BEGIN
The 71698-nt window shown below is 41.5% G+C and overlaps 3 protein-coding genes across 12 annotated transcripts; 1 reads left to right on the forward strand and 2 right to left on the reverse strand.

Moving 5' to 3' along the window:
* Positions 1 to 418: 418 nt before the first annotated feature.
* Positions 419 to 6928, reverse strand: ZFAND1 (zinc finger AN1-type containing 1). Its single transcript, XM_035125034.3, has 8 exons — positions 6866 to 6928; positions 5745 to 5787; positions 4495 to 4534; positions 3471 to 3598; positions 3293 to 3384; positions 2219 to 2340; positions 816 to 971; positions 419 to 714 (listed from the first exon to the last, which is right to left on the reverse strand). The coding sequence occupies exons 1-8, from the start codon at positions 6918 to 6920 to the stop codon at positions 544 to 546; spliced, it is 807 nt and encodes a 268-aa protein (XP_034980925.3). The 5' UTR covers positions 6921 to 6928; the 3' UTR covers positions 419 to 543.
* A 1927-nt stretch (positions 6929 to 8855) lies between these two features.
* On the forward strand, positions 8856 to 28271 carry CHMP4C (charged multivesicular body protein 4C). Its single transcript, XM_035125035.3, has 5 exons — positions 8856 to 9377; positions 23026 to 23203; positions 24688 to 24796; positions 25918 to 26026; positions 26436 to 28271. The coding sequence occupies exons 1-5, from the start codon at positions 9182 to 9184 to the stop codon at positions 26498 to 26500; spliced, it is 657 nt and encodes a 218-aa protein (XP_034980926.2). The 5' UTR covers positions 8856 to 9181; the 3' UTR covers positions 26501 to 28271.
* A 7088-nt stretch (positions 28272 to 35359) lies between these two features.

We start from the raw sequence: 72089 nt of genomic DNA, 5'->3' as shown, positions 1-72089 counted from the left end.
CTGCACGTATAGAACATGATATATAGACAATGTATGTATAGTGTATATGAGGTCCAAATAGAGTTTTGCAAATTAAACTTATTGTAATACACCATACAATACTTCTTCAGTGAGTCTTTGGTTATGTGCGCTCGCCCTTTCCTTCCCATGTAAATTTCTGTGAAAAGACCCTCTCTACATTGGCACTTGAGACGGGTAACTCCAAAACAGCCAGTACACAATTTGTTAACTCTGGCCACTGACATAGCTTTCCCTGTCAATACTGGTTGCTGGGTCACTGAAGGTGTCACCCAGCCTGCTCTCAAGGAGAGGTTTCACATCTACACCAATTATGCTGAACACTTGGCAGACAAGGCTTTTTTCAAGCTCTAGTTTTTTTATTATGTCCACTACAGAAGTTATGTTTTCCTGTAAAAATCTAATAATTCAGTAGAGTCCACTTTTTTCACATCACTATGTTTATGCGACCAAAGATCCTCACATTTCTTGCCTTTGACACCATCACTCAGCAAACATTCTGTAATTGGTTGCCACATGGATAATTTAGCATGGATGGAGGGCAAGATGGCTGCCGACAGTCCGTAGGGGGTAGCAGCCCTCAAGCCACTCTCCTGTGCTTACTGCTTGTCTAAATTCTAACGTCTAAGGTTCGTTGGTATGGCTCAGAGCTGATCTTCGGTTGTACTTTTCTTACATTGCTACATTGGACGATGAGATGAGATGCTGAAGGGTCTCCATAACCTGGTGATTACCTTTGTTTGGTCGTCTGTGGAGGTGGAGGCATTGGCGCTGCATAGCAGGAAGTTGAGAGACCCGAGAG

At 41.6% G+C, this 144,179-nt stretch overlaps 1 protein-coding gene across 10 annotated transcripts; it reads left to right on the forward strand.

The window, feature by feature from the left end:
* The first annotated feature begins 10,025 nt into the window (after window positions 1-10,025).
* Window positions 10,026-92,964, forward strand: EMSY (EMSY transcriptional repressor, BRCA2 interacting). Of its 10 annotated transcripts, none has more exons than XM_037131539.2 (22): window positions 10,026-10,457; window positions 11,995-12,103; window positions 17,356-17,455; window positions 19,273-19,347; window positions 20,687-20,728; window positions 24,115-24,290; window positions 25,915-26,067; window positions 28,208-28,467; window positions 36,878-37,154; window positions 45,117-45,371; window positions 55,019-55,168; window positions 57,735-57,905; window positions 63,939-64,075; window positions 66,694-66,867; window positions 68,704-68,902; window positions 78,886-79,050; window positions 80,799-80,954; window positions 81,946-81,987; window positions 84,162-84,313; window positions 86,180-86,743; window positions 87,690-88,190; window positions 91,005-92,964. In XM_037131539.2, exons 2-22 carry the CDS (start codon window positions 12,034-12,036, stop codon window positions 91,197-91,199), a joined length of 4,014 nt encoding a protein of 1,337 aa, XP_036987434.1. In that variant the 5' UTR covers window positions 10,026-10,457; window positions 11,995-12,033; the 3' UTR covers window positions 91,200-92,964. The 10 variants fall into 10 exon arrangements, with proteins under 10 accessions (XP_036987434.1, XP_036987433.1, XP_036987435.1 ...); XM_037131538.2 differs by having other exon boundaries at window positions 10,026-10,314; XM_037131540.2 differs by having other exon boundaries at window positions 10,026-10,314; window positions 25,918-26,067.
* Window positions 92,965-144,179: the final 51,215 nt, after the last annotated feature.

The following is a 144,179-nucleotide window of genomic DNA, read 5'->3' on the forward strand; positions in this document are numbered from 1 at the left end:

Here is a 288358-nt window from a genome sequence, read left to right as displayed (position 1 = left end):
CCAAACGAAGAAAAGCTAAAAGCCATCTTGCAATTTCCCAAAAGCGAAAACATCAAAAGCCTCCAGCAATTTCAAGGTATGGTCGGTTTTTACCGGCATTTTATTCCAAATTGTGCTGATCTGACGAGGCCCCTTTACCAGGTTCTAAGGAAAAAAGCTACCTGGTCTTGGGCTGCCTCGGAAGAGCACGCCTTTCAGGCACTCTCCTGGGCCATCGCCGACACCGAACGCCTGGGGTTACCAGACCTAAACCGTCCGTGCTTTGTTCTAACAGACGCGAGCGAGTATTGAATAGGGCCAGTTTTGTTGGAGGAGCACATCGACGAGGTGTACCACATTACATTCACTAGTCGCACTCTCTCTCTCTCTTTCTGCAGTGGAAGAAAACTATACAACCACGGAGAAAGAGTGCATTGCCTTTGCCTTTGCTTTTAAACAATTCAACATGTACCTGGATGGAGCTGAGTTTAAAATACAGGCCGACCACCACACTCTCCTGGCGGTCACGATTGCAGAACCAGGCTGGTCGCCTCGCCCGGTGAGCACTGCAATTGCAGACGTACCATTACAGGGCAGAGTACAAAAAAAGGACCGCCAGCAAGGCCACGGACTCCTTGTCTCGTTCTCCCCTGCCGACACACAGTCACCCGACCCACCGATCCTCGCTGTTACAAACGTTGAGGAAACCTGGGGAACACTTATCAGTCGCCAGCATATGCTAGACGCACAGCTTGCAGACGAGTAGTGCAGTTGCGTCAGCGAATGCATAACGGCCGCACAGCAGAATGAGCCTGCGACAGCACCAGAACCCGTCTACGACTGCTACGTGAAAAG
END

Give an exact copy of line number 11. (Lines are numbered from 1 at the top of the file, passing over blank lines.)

The window, feature by feature from the left end: